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There are a number of aspects of the political agreement reached in Brussels, and announced with great fanfare last week, that remain unclear on the details - so far no consolidated text has appeared. Nevertheless, we know enough to see that permissive powers for regional cooperation between member states, working closely with regional advisory councils, have been agreed, even if the route for implementing regional seas recommendations will tread familiar legislative paths.


Much will depend on the enthusiasm and skill with which member states and RACs approach regional management.


The early engagement by fisheries directors and the RACs in the regionalisation process are therefore positive signs. The NFFO has said for some time that the key to effective management decisions is getting fisheries managers, fisheries scientists and fisheries stakeholders into a room together, working collaboratively. The steps being taken in Copenhagen and Dublin represent in their different ways important aspects of the new approach.


The Dublin meeting, which will be attended by fisheries stakeholders, representatives from the member states and fisheries scientists, will hope to put in place the Irish Sea "Cod Audit", first called for by the industry in 2006.

The stock development of cod in the Irish Sea is apparently bucking the positive trends seen widely across the North East Atlantic and the priority must be to identify the reasons why. A review of the science and management measures is therefore the first step in putting things on the road to recovery. At present we don't know whether it is ecosystem changes, something in the fishery, or shortcomings with the assessment that lies at the heart of the problem. The Dublin meeting will hope to kick start the review process and is as significant in its own way as a stakeholder-led process, as the Copenhagen meeting is at government level.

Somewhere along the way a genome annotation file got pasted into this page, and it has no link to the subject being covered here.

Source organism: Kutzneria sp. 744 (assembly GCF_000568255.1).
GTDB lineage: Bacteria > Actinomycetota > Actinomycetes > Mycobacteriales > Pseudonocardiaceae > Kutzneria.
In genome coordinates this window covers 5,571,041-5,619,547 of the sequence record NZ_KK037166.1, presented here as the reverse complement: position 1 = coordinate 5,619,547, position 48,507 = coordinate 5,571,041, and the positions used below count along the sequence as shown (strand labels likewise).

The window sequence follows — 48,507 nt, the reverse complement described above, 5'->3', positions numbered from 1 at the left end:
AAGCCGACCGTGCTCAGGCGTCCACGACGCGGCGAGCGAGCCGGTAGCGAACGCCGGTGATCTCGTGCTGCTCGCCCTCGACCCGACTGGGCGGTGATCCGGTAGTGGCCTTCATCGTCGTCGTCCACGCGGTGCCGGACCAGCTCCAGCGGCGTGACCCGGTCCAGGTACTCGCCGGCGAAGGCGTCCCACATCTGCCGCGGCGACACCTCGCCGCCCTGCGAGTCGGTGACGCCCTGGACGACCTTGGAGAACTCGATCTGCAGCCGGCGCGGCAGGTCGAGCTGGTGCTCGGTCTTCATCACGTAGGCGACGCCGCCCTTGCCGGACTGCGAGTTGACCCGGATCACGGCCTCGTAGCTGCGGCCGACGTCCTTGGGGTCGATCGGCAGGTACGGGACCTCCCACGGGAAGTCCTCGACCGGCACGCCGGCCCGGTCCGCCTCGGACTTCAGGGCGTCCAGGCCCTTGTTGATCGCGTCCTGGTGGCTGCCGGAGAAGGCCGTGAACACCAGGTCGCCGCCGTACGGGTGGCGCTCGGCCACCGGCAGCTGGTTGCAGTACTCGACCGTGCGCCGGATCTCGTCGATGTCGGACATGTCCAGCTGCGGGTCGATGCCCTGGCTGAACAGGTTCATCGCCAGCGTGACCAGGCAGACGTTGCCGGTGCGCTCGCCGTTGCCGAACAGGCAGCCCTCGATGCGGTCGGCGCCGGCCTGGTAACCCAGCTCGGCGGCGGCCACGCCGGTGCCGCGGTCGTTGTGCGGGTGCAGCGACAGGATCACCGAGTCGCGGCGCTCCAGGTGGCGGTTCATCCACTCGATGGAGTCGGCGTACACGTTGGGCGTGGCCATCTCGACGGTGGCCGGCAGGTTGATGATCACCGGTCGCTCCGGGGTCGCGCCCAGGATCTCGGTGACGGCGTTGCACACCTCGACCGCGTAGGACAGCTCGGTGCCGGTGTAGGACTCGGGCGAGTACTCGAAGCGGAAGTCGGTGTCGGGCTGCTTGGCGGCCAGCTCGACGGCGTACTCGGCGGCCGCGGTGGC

Similar initiatives involving regional cooperation are already underway in the Baltic and it is clear that within the CFP a decisive step away from over-centralised, top-down, micro-management has been taken. The challenge now is to ensure that this momentum continues and that well thought-through regional management plans will soon emerge to replace the one-size-fits-all measures currently in place. Those in the centre - the Commission, the Council of Ministers and the European Parliament have a duty to nurture these young shoots, to ensure that regionalisation delivers its full potential.


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